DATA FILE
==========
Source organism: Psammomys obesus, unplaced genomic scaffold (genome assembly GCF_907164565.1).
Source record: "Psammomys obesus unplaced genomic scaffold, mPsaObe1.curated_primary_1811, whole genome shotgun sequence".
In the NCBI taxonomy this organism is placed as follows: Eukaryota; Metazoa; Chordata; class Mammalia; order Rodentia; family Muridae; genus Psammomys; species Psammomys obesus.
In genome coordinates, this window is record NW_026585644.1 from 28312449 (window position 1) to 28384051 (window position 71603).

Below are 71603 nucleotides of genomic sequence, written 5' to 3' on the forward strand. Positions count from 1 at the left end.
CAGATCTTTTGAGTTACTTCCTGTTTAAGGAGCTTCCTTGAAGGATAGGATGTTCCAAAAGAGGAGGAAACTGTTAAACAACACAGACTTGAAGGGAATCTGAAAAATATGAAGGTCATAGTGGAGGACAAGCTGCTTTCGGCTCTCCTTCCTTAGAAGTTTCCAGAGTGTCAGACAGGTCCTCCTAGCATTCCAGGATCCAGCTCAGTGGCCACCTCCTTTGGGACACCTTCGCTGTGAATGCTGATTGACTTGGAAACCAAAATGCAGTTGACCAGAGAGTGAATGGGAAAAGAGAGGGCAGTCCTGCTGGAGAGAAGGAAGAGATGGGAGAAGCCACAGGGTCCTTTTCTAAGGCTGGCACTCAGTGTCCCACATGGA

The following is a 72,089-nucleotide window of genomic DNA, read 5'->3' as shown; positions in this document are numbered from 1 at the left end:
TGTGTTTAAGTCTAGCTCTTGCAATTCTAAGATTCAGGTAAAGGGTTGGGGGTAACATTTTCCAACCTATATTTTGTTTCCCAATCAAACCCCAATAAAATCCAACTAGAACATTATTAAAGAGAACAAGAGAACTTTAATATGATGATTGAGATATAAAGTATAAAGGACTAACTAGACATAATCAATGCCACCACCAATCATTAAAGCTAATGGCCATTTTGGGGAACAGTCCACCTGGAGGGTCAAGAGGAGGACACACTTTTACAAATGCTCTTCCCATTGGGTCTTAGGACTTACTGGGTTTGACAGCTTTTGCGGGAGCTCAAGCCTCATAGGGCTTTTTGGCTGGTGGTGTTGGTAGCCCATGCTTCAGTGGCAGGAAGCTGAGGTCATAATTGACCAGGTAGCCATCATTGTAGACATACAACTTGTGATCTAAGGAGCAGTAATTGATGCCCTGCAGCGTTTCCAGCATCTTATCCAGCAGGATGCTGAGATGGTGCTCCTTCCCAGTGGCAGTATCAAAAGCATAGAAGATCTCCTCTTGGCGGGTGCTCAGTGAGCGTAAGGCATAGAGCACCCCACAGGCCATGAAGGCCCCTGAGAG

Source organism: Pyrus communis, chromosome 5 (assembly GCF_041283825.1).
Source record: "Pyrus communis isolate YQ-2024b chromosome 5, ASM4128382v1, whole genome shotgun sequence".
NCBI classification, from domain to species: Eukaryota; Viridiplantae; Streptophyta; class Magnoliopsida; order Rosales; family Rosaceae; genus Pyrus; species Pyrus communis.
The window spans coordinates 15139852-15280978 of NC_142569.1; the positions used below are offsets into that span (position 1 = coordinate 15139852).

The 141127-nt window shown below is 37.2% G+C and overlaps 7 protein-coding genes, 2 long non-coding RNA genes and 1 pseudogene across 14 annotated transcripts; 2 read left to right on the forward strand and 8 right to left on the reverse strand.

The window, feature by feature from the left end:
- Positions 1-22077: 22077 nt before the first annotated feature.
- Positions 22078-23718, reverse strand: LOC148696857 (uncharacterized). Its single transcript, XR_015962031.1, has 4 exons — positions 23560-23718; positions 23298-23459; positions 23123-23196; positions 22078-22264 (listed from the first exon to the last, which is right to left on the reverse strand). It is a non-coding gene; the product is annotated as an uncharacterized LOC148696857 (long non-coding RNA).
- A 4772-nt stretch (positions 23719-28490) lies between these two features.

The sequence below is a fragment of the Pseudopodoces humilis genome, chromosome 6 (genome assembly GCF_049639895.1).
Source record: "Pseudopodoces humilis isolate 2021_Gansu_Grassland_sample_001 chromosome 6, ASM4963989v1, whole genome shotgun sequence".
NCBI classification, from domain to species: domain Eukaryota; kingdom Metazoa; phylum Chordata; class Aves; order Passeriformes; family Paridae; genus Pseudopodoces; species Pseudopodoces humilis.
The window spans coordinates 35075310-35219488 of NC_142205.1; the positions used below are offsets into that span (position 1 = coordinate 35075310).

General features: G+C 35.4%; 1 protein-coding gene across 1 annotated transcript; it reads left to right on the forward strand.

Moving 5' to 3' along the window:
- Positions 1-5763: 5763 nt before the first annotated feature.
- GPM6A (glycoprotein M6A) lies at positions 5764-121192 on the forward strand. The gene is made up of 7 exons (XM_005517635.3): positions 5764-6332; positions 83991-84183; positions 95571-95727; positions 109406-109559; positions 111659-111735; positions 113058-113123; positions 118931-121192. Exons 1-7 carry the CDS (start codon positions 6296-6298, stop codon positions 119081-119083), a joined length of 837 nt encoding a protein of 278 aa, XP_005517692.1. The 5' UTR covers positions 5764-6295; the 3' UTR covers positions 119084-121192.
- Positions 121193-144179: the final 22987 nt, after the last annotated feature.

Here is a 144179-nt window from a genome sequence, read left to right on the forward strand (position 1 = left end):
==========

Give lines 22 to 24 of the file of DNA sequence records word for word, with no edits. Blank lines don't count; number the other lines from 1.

General features: G+C 35.4%; 1 protein-coding gene across 1 annotated transcript; it reads left to right on the forward strand.

Moving 5' to 3' along the window:
- Positions 1-5763: 5763 nt before the first annotated feature.